Schwimmen

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Schwimmen or Einunddreißig (in Germany also Knack, Schnauz, Wutz and Bull; in Austria as Hosen runter, Hosn obe, Hosn obi and Hosn owi; in Switzerland as Hosenabe) is a social card game for two to nine players, played with a 32-card Piquet pack, that is popular in Austria and Germany. Although it is also called Einunddreißig (Thirty-one or French : Trente-et-un), this should not be confused with a predecessor of Siebzehn und Vier (Twenty-One), also called Einunddreißig. Schwimmen is German for "swimming" which refers to the last chance that a player gets before they drop out.

Contents

Variants or similar games in the United States and Great Britain go under the names of Thirty-One, Blitz and Scat, but are played with a 52-card pack. Schwimmen is also played in tournament form.

History

According to Kastner, the game is not well recorded in the literature, but appears to go back to a French ancestor, Commerce, that was first mentioned in 1718 in the Academie des Jeux. [1]

The game was included in the list of games prohibited in Austria-Hungary by the Ministry of Justice under the names Trente-un and Feuer – but whilst the former name can also refer to the aforementioned Siebzehn und vier ancestor, the name Feuer clearly refers to this game, because in the most common variation a hand of three Aces (Feuer) has special significance (see below).

Rules

General

Schwimmen is played in clockwise order with a pack of 32 French, Double German or German playing cards (Skat pack). A second pack may be used if there are more than 6 players. When on lead, each player aims to form a certain combination of cards in his hand by exchanging. The aim of the game is to avoid having the combination with the lowest point value.

Examples of scoring
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Queen of Hearts
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Ten of Hearts
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Jack of Diamonds
This combination scores 10 + 10 = 20 points, because only the Queen and Ten belong to the same suit
Poker-sm-241-Ac.png
Ace of Clubs
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King of Clubs
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9 of Clubs
This combination scores
11 + 10 + 9 = 30 points
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7 of Diamonds
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7 of Hearts
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7 of Spades
This combination scores 30½ points (if two have 30½ the higher ranking hand wins)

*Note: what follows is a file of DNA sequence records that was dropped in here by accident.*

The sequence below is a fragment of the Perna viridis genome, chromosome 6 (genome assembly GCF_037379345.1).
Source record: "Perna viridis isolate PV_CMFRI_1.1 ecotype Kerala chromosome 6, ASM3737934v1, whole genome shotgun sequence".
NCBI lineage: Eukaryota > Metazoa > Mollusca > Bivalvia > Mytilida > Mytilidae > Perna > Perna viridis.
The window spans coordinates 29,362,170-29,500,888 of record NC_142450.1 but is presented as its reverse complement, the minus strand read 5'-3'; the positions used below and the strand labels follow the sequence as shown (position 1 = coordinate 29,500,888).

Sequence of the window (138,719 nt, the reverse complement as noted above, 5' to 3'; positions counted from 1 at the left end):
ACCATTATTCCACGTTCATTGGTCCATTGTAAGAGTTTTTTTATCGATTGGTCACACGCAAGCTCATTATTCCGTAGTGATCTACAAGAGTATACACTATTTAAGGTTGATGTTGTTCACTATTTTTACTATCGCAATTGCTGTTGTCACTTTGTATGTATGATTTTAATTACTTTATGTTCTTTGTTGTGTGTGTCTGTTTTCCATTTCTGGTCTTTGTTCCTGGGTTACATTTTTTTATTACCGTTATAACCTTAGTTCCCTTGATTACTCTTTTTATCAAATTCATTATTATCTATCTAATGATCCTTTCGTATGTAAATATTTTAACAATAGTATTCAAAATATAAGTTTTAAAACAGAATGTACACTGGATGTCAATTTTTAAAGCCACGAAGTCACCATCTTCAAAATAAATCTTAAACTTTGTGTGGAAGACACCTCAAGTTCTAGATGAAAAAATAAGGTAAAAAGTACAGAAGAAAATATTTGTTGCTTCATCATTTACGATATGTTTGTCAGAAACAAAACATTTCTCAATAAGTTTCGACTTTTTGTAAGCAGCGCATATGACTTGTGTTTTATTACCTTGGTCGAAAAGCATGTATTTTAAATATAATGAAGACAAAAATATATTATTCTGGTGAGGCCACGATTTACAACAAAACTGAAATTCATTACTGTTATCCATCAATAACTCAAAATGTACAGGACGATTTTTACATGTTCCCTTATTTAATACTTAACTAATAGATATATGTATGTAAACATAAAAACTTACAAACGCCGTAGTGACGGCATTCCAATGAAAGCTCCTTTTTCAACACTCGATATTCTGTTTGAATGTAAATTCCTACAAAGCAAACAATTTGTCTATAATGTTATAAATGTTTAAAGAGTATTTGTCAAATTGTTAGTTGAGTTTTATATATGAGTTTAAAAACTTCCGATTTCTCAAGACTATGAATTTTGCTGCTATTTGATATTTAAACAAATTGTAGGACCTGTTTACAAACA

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Ace of Diamonds
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King of Diamonds
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10 of Diamonds
This combination scores
31 points

Aim

There are two ways in which combinations can be formed. The first is where a player either collects cards of the same suit and adds their point values (c.f. the game of Einundvierzig), whereby:

The highest possible number of points is thus thirty-one (Einunddreißig): a hand consisting of an Ace and 2 courts or an Ace, a court and a Ten of the same suit.

The second option is for a player to collect cards of the same rank, e.g. three 7s, three Queens, etc. (obviously of different suits). This combination always scores 30 ½ points.

Playing

In an 'open game' (offenes Spiel) the dealer deals three cards, face down and individually, to each player and then 2 packets of three cards to himself. He looks at the cards from one packet and decides whether or not to play with them. If he is happy to play with the cards from this first packet, he must lay the second packet face up in the middle of the table. If he does not want to play with the first packet, he lays these three cards face up in the middle of the table and must play with the cards in the second packet. The remaining cards are put to one side.

The player left of the dealer begins. He may either swap one card or all three from his hand with the cards in the middle – but not two cards. If he doesn't want to exchange, he may either say "I'll shove" ("Ich schiebe") or close the game by 'knocking', usually by rapping his knuckles on the table. In some areas players may say "I'm closing" ("Ich mache zu.") instead of knocking.

End of the deal

A deal may be ended in two ways:

Scoring